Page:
Daily Reform, Day 67
Galatians 2:3 & Ephesians 2:8-9
From the Reformer
The word “compelled” acquaints us with the outcome of the conference. It was resolved that the Gentiles should not be compelled to be circumcised.
Paul did not condemn circumcision in itself. Neither by word nor deed did he ever inveigh against circumcision. But he did protest against circumcision being made a condition for salvation. He cited the case of the Fathers. “The fathers were not justified by circumcision. It was to them a sign and seal of righteousness. They looked upon circumcision as a confession of their faith.”
The believing Jews, however, could not get it through their heads that circumcision was not necessary for salvation. They were encouraged in their wrong attitude by the false apostles. The result was that the people were up in arms against Paul and his doctrine.
—Martin Luther, Commentary on the Epistle to the Galatians
Pulling It Together
What in the world does circumcision or quantity of water or smoking or shouting in church or speaking in tongues have to do with Jesus? We put so many conditions on being a Christian. The false apostles of Paul’s day said that one must be circumcised or he is not a Christian. False apostles today make even more incredible claims. If you are not religiously correct by being baptized in a certain manner, you are not going to heaven. If you are not compliant with local church tradition, since you smoke or drink beer or go to the movies, you are hell-bound. If you fail to provide proper evidence of the Holy Spirit’s indwelling, like shouting in worship or speaking in tongues, then you are not a Christian. What does this have to do with believing on the name of Jesus for one’s salvation?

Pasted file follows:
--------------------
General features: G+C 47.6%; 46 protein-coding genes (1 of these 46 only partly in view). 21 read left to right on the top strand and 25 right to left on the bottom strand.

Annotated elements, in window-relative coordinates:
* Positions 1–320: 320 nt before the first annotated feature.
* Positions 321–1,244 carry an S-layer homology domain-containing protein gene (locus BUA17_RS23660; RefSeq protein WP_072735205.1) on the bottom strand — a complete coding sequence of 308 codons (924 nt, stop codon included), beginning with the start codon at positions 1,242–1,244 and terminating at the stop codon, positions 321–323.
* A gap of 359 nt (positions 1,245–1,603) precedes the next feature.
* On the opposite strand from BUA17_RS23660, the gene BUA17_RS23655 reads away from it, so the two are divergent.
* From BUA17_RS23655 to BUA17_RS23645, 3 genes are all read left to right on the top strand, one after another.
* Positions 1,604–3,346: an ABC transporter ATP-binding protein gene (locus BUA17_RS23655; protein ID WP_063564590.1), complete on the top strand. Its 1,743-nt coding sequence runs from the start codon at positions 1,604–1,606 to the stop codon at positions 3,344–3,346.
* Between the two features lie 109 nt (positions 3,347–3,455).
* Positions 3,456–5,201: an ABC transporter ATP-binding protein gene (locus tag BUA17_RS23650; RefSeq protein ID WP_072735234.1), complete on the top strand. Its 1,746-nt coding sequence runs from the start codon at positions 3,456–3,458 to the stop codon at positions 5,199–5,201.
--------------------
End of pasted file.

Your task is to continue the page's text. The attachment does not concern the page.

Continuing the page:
Salvation is not a result of evidence. Nor is salvation the result of being compelled to walk an aisle, kneel at a rail, speak in an unknown language, get dunked, or be culturally proper. Salvation comes from God’s action — not yours. Do not let anyone teach you otherwise.
© Mark E. Ryman, Daily Reform: Devotions with the Reformers